Of course, drum 'n bass has enjoyed a massive revival in the last half-decade, helped mainly by Pendulum's cross-over exploits and the fresh influx of ideas they brought with them. DJ Fresh recently had the UK's first ever #1 drum 'n bass hit, some 20 years after the first "jungle techno" mutations. Now, drum 'n bass has proliferated far beyond its original London petri dish, and producers who have no idea about the original '90s squabbles have been free to combine ideas that were once seen as antithetical.

The great thing about "techmospheric" is that it neatly avoids the excesses of both genres - it's neither unapproachably noisy nor insipidly respectable. Lm1 (remember him?) has also been open about his influence from the trance and progressive scene, which really shows. Many of his tracks sound like late '90s progressive trance records transposed onto drum 'n bass beats and sped up to 175bpm, and all produced with beautiful clarity and detail. His music is spacey, enveloping and deliciously melodic.

Redshift is Lm1's debut album and was actually released on my birthday. With a fresh and winning musical signature and a consistently excellent track record, Lm1 was never going to make a bad album. The question was merely whether he could apply his sound to a full-length album with the best results. And the answer is a resounding yes.

Red Shift is structured slightly unusually, as a triptych of distinctive sections. It begins with a few fairly standard atmospheric tracks, resplendent with spacey atmospherics but with fairly low-energy bottom ends. The title track makes for a neatly low-key opener, and Esuna is an early highlight, with a simply beautiful operatic female vocal. After this introductory section, Lm1 actually drops it down a notch, halving the rhythms and the tempo into minimal/Autonomic territory, even throwing in a spot of dubstep on Cold Blue. This mid-section of the album shows Lm1 is bang up to date with the trendiest sounds in the drum 'n bass scene, and his cinematic outer space trappings go perfectly with the languid pace of minimal drum 'n bass. The final third of the album cuts loose into classic up-tempo Lm1 material. Closing track Destiny in particular is a brilliant example of what I would, perhaps naffly, call a "tunnel track", in that its relentless forward momentum and tightly controlled sound space brings to mind hurtling through a tunnel in some high-speed starfighter. This kind of propulsive sound is rarely heard on a drum 'n bass track, more suited to the driving forward rhythms of a trance or techno record, and Lm1 is adept at it.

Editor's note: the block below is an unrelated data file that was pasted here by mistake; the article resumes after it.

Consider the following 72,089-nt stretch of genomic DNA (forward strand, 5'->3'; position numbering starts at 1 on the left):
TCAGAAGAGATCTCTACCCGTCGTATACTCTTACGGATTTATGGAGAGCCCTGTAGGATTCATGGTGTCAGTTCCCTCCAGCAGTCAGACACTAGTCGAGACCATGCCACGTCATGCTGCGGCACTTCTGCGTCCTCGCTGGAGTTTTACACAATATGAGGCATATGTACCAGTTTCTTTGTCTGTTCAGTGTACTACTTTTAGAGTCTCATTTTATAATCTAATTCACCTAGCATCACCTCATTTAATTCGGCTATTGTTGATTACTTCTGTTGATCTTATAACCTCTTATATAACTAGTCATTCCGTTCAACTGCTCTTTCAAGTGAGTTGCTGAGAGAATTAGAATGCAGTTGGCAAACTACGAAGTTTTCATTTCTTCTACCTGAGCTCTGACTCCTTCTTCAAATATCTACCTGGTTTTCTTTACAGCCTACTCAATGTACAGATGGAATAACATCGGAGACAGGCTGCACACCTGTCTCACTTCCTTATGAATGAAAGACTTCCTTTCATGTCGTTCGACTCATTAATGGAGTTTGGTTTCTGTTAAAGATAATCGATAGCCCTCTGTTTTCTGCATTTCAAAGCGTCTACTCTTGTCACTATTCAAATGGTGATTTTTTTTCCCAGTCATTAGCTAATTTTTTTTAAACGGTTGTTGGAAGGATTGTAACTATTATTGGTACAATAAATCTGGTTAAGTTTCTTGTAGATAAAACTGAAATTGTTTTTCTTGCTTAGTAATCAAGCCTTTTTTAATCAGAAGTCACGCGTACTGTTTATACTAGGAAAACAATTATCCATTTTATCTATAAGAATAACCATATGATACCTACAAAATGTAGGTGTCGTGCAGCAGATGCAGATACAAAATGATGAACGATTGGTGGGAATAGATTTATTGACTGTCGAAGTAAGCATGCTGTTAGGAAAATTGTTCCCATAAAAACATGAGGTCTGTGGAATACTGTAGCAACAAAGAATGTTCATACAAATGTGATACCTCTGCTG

The slightly unusual structuring of the album actually works really well. Conventionally, you'd expect the most downtempo material to go first, with a linear build up to the pumping dancefloor fare. That would probably have worked fine, but it's a very common and safe approach for producers who want to transfer a typical dancefloor set onto an album. Dropping the energy midway through provides more contrast of energy levels, and consequently a more dynamic and interesting listening experience. It's a clever move, and exactly the kind of tactic I usually moan at producers for not thinking about. The minimal stuff is also very impressive, and a side of Lm1 we haven't heard before.

Altogether, this is near-enough a perfect debut album, one I'll still be listening to in years to come.

Genre: Drum 'n bass
Stupid Arbitrary Rating: 10/10